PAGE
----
Founded in Sweden in 2006, The Pirate Party ran on a platform of wanting to liberalize piracy and copyright laws, a policy point especially salient to young voters at the time. Furthermore, they campaigned exclusively online, since they were not invited to any political debates. The Pirate Party ran in the parliamentary election for the first time in 2006. In the European election of 2009, the Pirate Party won 7.1 percent of the vote, winning 1 seat.
“Every country has systems in place to keep small parties out,” said Mattias Bjärnemalm, vice party leader of The Pirate Party.
“In Sweden, the largest challenge is ballot distribution,” he said. Bjärnemalm remembers sitting in his car driving around the Swedish countryside ahead of the election, delivering ballots.
Similar parallels can be drawn to the United States, where grassroots organizations, such as Brand New Congress and Justice Democrats, have played a large role in finding new candidates who do not have a background in politics. Through such efforts, several young representatives, notably Alexandria Ocasio-Cortez, won over more established candidates in 2018. The 2018 election in the United States also saw a historic jump in youth voter participation, with the voter turnout for 18-29 year olds jumping 10 percentage points.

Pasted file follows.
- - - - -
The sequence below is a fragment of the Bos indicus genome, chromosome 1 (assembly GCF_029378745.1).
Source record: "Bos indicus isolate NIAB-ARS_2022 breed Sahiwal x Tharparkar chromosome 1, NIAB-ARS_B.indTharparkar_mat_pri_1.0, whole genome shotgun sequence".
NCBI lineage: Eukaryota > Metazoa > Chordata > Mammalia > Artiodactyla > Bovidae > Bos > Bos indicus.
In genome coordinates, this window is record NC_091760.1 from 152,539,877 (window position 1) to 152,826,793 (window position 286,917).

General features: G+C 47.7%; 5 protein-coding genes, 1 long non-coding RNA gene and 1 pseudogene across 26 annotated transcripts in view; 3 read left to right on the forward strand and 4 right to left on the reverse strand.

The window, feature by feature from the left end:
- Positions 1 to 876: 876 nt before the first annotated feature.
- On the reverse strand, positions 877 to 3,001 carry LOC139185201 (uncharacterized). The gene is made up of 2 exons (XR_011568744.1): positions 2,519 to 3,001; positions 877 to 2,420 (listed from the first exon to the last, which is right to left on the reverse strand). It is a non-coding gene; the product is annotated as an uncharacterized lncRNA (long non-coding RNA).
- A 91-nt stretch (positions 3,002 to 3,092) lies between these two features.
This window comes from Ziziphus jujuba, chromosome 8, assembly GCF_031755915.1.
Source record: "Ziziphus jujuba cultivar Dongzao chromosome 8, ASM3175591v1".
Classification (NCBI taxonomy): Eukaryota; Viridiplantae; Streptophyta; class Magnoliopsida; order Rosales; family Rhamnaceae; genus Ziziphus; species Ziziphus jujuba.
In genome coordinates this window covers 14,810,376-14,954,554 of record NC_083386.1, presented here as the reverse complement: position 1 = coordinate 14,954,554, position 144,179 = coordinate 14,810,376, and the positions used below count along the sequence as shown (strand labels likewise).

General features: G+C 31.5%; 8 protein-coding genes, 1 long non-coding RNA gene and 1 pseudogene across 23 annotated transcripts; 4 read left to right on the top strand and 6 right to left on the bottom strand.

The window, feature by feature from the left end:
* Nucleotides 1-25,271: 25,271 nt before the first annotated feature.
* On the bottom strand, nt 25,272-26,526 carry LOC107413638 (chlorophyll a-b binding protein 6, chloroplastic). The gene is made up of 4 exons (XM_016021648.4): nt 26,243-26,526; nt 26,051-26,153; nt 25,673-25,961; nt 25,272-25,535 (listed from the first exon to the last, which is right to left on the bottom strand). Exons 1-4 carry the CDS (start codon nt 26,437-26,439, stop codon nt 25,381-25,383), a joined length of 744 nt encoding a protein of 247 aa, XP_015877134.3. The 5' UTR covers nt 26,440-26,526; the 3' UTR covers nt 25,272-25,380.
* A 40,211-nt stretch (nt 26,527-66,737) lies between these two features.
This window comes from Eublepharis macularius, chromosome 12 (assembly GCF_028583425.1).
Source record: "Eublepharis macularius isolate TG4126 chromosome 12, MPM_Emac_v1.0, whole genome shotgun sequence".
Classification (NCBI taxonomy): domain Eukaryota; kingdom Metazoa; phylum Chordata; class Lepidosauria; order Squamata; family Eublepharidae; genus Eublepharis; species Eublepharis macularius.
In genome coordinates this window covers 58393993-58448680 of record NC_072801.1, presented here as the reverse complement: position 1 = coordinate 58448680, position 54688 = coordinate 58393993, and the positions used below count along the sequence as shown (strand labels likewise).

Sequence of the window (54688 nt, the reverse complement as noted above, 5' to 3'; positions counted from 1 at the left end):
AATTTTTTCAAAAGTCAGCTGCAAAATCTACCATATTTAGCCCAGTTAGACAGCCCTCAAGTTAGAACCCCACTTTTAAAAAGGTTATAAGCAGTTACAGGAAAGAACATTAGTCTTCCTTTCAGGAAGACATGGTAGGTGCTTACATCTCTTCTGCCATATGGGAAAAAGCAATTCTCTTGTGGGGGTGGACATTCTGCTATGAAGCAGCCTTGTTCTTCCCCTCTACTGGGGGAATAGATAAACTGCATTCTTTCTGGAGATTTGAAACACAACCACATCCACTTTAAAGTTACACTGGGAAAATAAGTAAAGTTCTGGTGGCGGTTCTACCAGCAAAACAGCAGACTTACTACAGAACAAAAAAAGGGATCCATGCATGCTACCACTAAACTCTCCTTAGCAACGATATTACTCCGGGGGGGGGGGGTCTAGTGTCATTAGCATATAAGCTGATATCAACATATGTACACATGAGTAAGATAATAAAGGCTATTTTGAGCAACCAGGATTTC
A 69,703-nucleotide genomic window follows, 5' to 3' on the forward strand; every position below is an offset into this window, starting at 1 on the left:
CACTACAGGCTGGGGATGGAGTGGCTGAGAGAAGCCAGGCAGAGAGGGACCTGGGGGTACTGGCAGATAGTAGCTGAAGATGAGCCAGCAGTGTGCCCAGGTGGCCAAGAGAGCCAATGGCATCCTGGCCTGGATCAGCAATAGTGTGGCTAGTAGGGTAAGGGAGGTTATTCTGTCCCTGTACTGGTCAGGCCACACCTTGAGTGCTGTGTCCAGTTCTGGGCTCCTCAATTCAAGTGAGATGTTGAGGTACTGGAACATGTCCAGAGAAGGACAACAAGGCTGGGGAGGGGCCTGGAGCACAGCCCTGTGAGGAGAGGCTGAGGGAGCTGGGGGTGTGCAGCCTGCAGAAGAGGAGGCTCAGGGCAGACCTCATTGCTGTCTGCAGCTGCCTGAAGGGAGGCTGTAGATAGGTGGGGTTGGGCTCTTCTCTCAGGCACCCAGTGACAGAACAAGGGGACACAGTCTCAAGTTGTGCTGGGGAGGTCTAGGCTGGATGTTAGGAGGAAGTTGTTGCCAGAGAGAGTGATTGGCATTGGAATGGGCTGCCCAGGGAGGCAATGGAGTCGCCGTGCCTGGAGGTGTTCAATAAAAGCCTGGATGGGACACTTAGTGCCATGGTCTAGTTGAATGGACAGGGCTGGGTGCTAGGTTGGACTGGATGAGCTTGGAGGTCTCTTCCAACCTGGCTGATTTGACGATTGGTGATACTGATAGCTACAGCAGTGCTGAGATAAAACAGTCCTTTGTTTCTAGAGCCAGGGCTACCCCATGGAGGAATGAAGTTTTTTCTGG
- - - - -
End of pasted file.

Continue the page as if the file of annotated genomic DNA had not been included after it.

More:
While it is reasonable to differentiate between a Presidential election and elections for lower posts such as the European parliament and U.S. Congress, the inclusion of fairly unknown, young candidates in Sweden and the U.S. managed something France cannot grasp – inspiring the youth vote.
Speaking loudly over the drum of the trains in the background, Anasse Kazib shared his thoughts on the experience of campaigning for sponsorships around France.
“The collection of the signatures is really anti-democratic” Kazib said. “It made it almost impossible at times. It really threw a spanner in the works.”
Kazib and his team drove around France to see the mayors of small villages to campaign for sponsorship. “We visited seven thousand mayors in person and spoke to them one, two, three times to convince them.” In the end, Anasse Kazib received 160 signatures, a far cry from the required 500 despite buzz surrounding his campaign.
“We felt disappointed because there had been many people who rallied behind us, but I was still able to visit the country and give speeches, which was a great experience,” Kazib said.
Kazib plans to run for office again, and the next time he is aiming at the National Assembly where he plans to stand for election in the 93rd département Seine-Saint-Denis located just outside Paris. Kazib said that in the end, getting into office is not his ultimate goal. “What matters to us is to build a strong political movement,” Kazib said.
Article and photo by Isabella ANDERSON